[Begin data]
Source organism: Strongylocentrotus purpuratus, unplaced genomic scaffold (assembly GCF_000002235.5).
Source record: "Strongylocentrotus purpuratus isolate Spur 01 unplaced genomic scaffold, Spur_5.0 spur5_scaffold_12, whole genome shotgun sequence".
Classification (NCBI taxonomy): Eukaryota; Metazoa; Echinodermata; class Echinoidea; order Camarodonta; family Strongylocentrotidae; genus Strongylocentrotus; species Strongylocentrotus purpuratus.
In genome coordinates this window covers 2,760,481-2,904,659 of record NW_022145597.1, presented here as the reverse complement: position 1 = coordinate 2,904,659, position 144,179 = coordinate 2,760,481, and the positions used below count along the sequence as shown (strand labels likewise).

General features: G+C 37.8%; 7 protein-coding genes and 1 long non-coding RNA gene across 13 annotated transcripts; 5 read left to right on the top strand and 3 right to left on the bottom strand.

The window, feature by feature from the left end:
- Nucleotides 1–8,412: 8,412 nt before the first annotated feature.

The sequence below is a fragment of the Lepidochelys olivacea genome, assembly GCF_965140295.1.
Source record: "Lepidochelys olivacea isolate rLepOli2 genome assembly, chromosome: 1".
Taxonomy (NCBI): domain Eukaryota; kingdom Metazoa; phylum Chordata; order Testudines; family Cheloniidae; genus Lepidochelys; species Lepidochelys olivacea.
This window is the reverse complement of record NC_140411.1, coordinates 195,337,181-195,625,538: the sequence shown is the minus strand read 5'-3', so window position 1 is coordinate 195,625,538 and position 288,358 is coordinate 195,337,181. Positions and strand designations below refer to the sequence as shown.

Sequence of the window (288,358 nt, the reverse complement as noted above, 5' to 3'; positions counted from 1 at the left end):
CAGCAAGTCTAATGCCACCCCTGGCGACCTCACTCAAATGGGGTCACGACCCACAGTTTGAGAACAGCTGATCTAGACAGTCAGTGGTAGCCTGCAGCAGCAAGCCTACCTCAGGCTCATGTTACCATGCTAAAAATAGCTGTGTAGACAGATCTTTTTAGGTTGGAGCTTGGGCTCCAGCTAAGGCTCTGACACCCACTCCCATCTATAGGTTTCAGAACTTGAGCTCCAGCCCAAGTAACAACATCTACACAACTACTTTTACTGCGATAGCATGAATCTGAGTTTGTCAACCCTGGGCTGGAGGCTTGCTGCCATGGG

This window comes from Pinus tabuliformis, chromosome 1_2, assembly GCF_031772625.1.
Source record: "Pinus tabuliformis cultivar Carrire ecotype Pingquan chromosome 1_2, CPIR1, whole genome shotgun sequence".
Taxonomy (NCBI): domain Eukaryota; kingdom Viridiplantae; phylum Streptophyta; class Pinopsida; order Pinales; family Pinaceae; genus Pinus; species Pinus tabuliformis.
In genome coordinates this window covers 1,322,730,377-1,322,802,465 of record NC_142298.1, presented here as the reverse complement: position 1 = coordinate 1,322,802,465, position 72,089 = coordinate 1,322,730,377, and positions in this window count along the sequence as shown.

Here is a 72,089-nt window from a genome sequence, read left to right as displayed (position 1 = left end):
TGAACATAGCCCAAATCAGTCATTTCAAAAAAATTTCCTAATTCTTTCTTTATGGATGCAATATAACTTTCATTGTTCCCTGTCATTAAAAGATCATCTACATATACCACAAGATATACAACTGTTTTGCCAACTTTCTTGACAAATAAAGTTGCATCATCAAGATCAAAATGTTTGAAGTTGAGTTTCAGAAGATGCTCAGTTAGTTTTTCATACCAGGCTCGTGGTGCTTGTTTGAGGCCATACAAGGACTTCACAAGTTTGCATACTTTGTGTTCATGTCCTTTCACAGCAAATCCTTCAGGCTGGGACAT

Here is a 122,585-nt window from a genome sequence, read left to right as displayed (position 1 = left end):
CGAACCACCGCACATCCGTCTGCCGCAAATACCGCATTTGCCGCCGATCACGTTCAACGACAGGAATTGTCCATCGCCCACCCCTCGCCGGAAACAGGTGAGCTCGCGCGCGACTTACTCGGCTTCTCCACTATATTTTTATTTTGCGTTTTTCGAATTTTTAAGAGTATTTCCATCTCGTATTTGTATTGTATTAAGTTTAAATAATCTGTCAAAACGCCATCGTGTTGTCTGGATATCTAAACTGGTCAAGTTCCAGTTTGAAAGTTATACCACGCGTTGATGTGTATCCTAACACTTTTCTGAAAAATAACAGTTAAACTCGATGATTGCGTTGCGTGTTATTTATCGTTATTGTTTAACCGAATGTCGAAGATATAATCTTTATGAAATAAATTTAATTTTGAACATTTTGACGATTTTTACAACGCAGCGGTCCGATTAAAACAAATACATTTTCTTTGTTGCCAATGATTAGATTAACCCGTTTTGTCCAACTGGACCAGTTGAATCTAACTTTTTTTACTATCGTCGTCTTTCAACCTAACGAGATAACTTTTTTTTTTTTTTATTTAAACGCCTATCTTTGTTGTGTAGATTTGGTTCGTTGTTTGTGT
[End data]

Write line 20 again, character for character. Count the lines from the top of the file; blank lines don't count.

Here is a 122,585-nt window from a genome sequence, read left to right as displayed (position 1 = left end):